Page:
(Top photo) Dec. 8, 2017: Rare snowfall on campus. Photo taken from Founder’s Court (Lovett Hall) right before sunrise. It was a beautiful sight. I first saw the grandeur of Lovett Hall on my second visit to Rice University early in the spring of 1987. I don’t think I had ever seen a building so beautiful, and I still feel the same way today. I was there to drop off my portfolio for the new position of staff photographer. I had no notion that I would be the one selected; I was just looking for work in a sluggish economy. That’s me, Tommy LaVergne, shooting from the sidelines at Rice Stadium. Aug. 17, 2015: New students enthusiastically participated in an O-Week powder-paint fight. What makes a better image than incoming freshmen covered with vivid colors? April 5, 1995: Elton John’s “Face to Face” tour with Billy Joel is a reminder of Rice Stadium’s concert venue days. Billy Joel will be remembered as one of the greatest performers of my generation, and I was honored to have the chance to photograph him. July 2, 1988: A behind-the-stage shot at Rice Stadium of the Monsters of Rock festival, with Eddie Van Halen on stage. I was a young man and was totally digging every minute of it. Eddie Van Halen tore it up! Summer 1992: A Burger King commercial brought Evander Holyfield to campus for a production shoot inside the old gym (Autry Court). They let me in to shoot a few images. They must have been in there for four to six hours, and the only lines Holyfield had were “What?”, “That’s a good deal, but I’m the real deal!” and “Smart move!” Watch the commercial below.
June 23, 2003: In Omaha, Nebraska, a celebratory dogpile after Rice baseball’s College World Series win over the Stanford Cardinal. Anyone who knows me knows my love for baseball. Honestly, I wish I could remember the exact feeling I was experiencing, but I’m not ashamed to admit that tears were streaming down my cheeks as I hid behind my camera. What a night! If I ever had to pick one single memorable event I experienced, this would be the one.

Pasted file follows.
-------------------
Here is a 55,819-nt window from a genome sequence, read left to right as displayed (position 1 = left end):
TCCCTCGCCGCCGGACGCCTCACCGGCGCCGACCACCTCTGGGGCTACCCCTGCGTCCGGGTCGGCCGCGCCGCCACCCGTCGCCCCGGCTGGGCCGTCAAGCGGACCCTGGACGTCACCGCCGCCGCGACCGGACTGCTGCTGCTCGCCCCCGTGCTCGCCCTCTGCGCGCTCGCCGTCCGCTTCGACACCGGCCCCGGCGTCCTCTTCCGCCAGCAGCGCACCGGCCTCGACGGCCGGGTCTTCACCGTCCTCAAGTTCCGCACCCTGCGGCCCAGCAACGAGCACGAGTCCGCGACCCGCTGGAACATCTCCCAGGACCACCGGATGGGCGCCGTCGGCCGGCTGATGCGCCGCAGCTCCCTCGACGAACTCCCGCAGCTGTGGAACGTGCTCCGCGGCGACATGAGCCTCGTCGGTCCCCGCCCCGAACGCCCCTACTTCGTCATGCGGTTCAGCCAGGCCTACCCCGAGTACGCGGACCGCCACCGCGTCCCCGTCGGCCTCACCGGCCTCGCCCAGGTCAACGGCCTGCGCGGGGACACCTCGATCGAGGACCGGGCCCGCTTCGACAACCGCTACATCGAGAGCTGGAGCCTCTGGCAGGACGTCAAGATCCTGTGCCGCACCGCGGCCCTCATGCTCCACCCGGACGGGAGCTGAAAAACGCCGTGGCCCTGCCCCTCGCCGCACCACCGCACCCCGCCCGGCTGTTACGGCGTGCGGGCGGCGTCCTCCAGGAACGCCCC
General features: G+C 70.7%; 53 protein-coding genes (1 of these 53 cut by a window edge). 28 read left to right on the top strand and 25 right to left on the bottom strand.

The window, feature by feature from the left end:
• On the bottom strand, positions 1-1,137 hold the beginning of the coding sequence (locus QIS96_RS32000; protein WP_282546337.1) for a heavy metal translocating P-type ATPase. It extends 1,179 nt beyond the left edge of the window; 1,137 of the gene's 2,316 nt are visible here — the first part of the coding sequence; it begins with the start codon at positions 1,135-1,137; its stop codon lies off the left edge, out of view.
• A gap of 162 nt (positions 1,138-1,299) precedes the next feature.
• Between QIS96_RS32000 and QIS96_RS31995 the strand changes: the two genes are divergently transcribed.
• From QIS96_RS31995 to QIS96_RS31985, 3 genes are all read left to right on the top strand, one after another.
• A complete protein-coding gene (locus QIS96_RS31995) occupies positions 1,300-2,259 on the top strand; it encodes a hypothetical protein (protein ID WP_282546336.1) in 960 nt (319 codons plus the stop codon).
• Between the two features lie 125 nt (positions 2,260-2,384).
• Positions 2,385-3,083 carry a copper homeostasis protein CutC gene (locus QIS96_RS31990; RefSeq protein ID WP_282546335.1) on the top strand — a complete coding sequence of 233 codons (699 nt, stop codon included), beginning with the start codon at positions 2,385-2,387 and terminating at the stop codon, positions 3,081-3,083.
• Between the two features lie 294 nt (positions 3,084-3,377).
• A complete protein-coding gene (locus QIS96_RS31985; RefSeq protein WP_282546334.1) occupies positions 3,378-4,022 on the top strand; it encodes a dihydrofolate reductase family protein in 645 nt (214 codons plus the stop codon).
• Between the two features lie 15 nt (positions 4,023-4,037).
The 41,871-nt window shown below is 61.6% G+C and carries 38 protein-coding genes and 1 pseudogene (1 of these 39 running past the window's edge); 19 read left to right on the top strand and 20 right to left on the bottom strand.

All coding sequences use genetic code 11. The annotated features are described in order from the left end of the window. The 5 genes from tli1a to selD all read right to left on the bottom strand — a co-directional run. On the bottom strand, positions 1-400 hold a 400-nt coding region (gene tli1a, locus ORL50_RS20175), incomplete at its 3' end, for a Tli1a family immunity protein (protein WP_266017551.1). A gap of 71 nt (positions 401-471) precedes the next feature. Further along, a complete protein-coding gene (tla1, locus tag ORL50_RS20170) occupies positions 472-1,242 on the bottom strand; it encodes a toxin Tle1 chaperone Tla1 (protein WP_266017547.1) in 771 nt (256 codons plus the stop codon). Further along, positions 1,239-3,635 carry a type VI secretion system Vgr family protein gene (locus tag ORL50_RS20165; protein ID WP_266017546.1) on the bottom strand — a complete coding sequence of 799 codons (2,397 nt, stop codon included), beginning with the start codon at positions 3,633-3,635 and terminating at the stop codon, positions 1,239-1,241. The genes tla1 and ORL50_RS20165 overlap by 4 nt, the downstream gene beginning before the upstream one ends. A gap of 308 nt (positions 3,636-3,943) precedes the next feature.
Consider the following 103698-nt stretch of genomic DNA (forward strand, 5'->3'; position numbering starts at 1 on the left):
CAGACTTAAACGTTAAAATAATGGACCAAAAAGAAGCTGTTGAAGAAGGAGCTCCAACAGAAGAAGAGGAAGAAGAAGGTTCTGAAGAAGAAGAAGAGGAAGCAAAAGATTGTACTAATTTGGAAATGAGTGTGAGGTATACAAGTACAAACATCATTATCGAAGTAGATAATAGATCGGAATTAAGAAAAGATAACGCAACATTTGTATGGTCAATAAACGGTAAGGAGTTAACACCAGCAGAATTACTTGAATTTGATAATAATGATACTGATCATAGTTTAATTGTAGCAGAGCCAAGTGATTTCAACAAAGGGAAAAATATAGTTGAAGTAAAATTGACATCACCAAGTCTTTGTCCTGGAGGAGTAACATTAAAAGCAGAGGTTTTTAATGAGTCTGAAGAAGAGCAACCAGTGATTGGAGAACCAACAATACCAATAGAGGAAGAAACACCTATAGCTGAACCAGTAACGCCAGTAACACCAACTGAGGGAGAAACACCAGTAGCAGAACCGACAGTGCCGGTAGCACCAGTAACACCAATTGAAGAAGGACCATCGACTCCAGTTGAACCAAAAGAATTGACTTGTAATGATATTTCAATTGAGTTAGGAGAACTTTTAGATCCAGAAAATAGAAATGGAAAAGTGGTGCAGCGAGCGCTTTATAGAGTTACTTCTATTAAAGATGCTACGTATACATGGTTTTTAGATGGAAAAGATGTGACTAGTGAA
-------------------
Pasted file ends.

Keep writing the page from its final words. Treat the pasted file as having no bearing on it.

March 25, 2017: Capturing the long jump. This is one of many photos taken of Rice athletes over the years. They work extremely hard and have many successes to show for it. Feb. 15, 2013: Joyce Pounds Hardy ’45 (aka the Bubblegum Lady). I often referred to her as my Rice mom. Each time I saw her, it felt like driving down Main Street in my own hometown. She had a way of making everyone feel welcome and warm. I approached her sometime around 2000 or 2001 with two boxes full of photos of Texas landscapes and asked her to look at them and write some poetry using her folksy Texas way with words. She insinuated that I must be crazy. I left them there anyway. It must have been four to six months later when she called me and asked me to come talk about some of them. When I got there, she already had at least 20 poems completed. They were perfect to me. We sat together many times over the next year or so. We had such wonderful conversations. She probably thought I was a nut, but we persevered, and “The Roads to Forgotten Texas” came out in 2004. I kept a book signing poster up on my studio wall with a photo of the two of us, so I could see her every day. I miss her. April 16, 2016: A painted bunting photographed at High Island, Texas. This probably comes as a surprise to Rice geologist and birder extraordinaire Cin-Ty Lee, but our photoshoot in High Island, Texas, not only changed my life but also had a positive influence on my wife, Mary Beth. I was always interested in bird observation, but Cin-Ty catapulted that interest into a whole new stratosphere. This man knows his birds, and that meeting gave me and my entire family something we can enjoy as long as we can walk and see. Thank you, Cin-Ty! April 16, 2016: An indigo bunting photographed at High Island, Texas. April 16, 2016: A rose-breasted grosbeak photographed at High Island, Texas. July 1996: On assignment in the Sierra Madre mountains in Chihuahua, Mexico, with Rice linguist James Copeland and writer David Medina ’83. Copeland was researching the language of the Tarahumara. This too ranks as one of the highlights of my time at Rice. July 1996: On assignment in the Sierra Madre mountains in Chihuahua, Mexico, with Rice linguist James Copeland and writer David Medina. 1989: This is a photo of Neuschwanstein Castle in southwest Bavaria, Germany, during a Rice alumni trip that I was asked to photograph. I was young and full of adventure and took full advantage of every wild and crazy minute. The trip coincided with the Austrian equivalent of Mardi Gras (“Fasching”). It was 30 years before I was allowed to go on another Rice alumni trip. That should tell you something right there. July 14, 2015: Rice historian John Boles ’65 lecturing on the Corps of Discovery during a Rice Alumni Traveling Owls trip that retraced the Lewis and Clark Expedition. Boles captured me the first time I heard him speak. He’s a walking storybook whether describing the life of Thomas Jefferson or the journeys of Lewis and Clark. I was thrilled to get the chance to travel with him up the Columbia River as well as across Montana and parts of Idaho. That trip enriched my life beyond measure. July 14, 2015: Here, Montana’s big sky is reflected in the Clark Canyon Reservoir, and Camp Fortunate, where the explorers met the Shoshone tribe, is beneath the water. 2009: One of my favorite portraits of James A. Baker III was taken with his aging and beloved dog, Josh, during a quail hunting trip on a South Texas ranch. We had to delay the photo for a few minutes so that Baker could call Nancy Reagan on “Ronnie’s” birthday. I distinctly remember him putting his hand on my shoulder, looking me in the eye and apologizing for the delay. This moving gesture made him a real person in my eyes. Another thing that had a profound effect on me was watching this lifelong Republican walking the fields with his buddy Charles Duncan Jr. ’47, a lifelong Democrat. On the drive back from Falfurrias to Sugar Land, I had several hours to ponder this, and I concluded that their generation didn’t let politics stand in the way of friendship. 2013: The Bushes at the James A. Baker III 20th Anniversary Gala. Former President George H. W. Bush, former President George W. Bush and of course, the head of the family, Barbara Bush, pictured in Baker’s office on campus. It was just another one of those nights when, driving home, I would wonder how in the world I ever got to be in this position. I had opportunities to photograph many branches of the Bush family tree, and it was truly an honor. May 10, 2008: From a window in Lovett Hall, I captured a traditional faculty procession during commencement. Pictured are former Rice president David Leebron, former Rice president and 2008 commencement speaker George Rupp, and chairman of the Rice Board of Trustees Jim Crownover ’65 and other trustees, led by J.D. Bucky Allshouse ’71 and Kent Anderson ’62. 2014: The Academic Quad was always such a beautiful setting for commencement. I really like this shot of former President David Leebron. He was always his happiest when mingling with students. He knew how to speak to them, and they always seemed to enjoy his conversations. July 12, 2012: James Turrell’s “Twilight Epiphany” Skyspace at sunset looking northwest. Pretty sky, pretty art on campus, pretty picture. 2016: A set of portraits for a Rice Magazine story on a program at the Jones Graduate School of Business which worked to increase veteran enrollment. I’m still very partial to black-and-white photography. This was a very special assignment, and I’m proud to have been a part of it. Pictured here is MBA grad Jimmy Vu ’16 (U.S. Navy SEAL). 2016: A set of portraits for a Rice Magazine story on a program at the Jones Graduate School of Business which worked to increase veteran enrollment. Pictured is MBA grad William Lyles ’17 (U.S. Army Special Forces). 2012: Wayne Graham, Rice’s legendary baseball coach, brought home the 2003 National League Championship and took his teams to seven College World Series, 23 consecutive tournament appearances and 20 consecutive conference titles in three different conferences. It was an honor to be in his dugout or to travel with the team. Thanks, Coach Graham! 2012: This candid shot shows Charles Duncan Jr. ’47 and J.D. Bucky Allshouse ’71 cutting up during a Rice centennial planning meeting. I had a few opportunities to observe Duncan during board of trustee meetings. He had a great sense of humor and was always kind to me, but when it was time to get down to business, everyone knew it. He was a great ambassador for Rice and a special person to me from the very beginning. 2009: At a gala for the Shepherd School of Music, I photographed conductor and maestro Larry Rachleff. I was constantly amazed by the perfection he demanded and accomplished. 2016: This image of English professor Dennis Huston is from a photoshoot for this magazine. He is what my grandmother would describe as a “ring-tailed tooter,” which many Texas folks will know as a term of endearment for an exceptional individual. In fall 1987, Huston’s classroom was the very first class I was asked to photograph for stock images. I was only planning to be there for about 10 minutes but got there early and stayed the entire time. His teaching style was something I had never witnessed, and I left feeling like I had been cheated as far as my education was concerned. He became a wonderful friend. 2012: When we did a feature on Rice faculty artists in Rice Magazine, I got to follow photographer Geoff Winningham ’65 around for a few days. My History of Photography class at The Art Institute of Houston had a section on him, and I spent a lot of years being completely intimidated by him. When I first started working at Rice, I would get upset if someone suggested that one of my photos must be “another beautiful Winningham shot.” I was too immature to understand what a great compliment that was. Later in my career, I did get to know Geoff, and now I’m proud to call him my friend as well as a great photographer and teacher. 2022: Jeff Cox was my boss for the better part of 35 years and over the course of many reorganizations, but I always made sure to mention that I was hired a few months before he was. While he had a special talent for design, his greatest talent might have been knowing how to get the best from his staff. It’s very rare to work so long for the same person, and even more rare to be a close friend with that person. Thanks, boss! 2011: I must have taken 200 shots of these three baby Eastern screech owls. I’ve taken so many shots of owls on campus, I can’t remember exactly where this shoot took place. Regardless, these little guys have made the rounds over the years and were last seen wearing masks during the COVID-19 pandemic on a giant sign at Rice’s Entrance 4.